• Chris in Maryland

    Contrast these words of Jesus: “The poor you will have always with you.”

    …with these words of Cardinal Maradiaga:

    “If Jesus calls the poor ‘blessed’ it is because he is assuring them that their situation is going to change, and consequently it is necessary to create a movement that can bring about such a thing….”

    Yes – the world worships money and power. Yes – the United States worships money and power. Other worshipers of money and power are India, China, Russia, England, Cuba, Italy, Germany, France, Saudi Arabia, Egypt, Japan Singapore, Indonesia, Argentina, Venezuela, Brazil and Mexico. All the earth worships money and power.

    Cardinal Maradiaga – seems to be saying that once everyone has money and power – then justice will reign. And the purpose of the Church is to help “the poor” get money and power.

    Yes – America is a GOLDEN CALF.

    Likewise – the ideology of Maradiaga is a GOLDEN CALF. It is not centered on Christ – it is centered on politics.

  • Paul Frantizek

    Maybe it’s just the reaction to this one speech, but I’m growing alarmed and dismayed by Cardinal Maradiaga’s prominent role in the Church.

    Purging the error of Liberation Theology was one of the great achievements of Pope JP II and Benedict. To see it undone and watch the Church readopt an economically failed and socially divisive teaching is disconcerting.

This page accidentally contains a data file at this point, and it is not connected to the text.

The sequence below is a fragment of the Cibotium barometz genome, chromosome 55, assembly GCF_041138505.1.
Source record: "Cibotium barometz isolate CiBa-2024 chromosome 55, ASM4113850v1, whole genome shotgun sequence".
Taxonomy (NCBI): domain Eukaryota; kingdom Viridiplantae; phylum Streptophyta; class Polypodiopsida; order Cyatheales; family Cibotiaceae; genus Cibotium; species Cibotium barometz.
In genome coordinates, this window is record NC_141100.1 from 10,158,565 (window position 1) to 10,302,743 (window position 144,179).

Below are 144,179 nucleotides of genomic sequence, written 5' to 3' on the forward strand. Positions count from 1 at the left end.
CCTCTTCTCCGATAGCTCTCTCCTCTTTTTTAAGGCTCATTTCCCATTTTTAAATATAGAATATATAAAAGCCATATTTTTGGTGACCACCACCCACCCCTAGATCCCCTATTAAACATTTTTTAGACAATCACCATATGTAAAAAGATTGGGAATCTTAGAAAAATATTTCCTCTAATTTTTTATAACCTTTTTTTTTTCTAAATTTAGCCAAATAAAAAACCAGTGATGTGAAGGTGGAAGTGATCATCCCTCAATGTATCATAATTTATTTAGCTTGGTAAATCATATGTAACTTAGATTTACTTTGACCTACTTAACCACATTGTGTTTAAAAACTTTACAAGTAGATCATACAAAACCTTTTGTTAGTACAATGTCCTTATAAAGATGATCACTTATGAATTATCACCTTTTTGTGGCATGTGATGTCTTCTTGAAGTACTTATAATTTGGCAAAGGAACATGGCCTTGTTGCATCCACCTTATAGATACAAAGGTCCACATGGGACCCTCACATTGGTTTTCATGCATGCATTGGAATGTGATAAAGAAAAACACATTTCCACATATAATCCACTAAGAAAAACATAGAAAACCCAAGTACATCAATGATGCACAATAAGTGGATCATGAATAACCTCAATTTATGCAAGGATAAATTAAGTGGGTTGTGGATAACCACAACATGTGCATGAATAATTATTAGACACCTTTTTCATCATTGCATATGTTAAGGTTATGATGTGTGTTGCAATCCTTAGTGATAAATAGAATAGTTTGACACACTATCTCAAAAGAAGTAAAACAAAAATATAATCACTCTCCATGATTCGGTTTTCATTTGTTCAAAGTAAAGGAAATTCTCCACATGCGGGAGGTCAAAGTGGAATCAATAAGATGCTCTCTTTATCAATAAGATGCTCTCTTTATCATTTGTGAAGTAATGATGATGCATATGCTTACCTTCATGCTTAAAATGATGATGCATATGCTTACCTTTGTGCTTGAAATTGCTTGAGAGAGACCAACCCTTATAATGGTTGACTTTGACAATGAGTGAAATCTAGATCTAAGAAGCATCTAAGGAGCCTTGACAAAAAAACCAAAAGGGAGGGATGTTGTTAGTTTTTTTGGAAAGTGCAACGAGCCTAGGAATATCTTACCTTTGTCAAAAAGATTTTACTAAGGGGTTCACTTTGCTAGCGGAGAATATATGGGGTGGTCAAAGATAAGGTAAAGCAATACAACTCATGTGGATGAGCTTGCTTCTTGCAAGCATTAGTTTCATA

If the past ten years have taught us anything, they’ve taught us of the state’s intrinsic shortcomings as a regulator of economic life.

  • Nick Palmer

    Like many above, I’m troubled by Cardinal Maradiaga’s words. And I think that Chris’s words above ring quite true: there are quite a few false gods here.

    Good reading would include Elizabeth Scalia’s “False Gods: Unmasking the Idols in Everyday Life” to reflect on the idols each of us (yes, me most of all) hold so dear.

    To complement that I suggest Reverend Maciej Zieba’s “Papal Economics: The Catholic Church on Democratic Capitalism, from “Rerum Novarum” to “Caritas in Veritate” ” for an historical and current (as of Pope Benedict XVI) look at the Church’s (or popes’) take on political/economic systems.

  • Sue

    I wish I could remember the details of the children’s tale where some evil person pits two people against each other by deceiving each that the other is doing dastardly things against the other. That seems to be the gist of what is happening between the people of the US and the peoples of other countries dominated by liberation theology. The problem is not so much communism vs capitalism. The problem is “globalism” which seeks to use communism and capitalism as puppets for the show while picking the pockets of the audience.

  • Rosemary

    I wonder what Maradiaga would be saying today if the capitalist pigs of the West had not beaten back Hitler from the doors of the Vatican.

  • Rich in MN

    I’ve got a dumb question for my fellow comboxians: What exactly is the “vetting” process that the Pope uses when deciding whom to consecrate a bishop? It looks like JPII made that decision regarding Cdl Maradiaga on 10/28/78 (only 12 days into his pontificate), and then JPII made him Cardinal in 2001.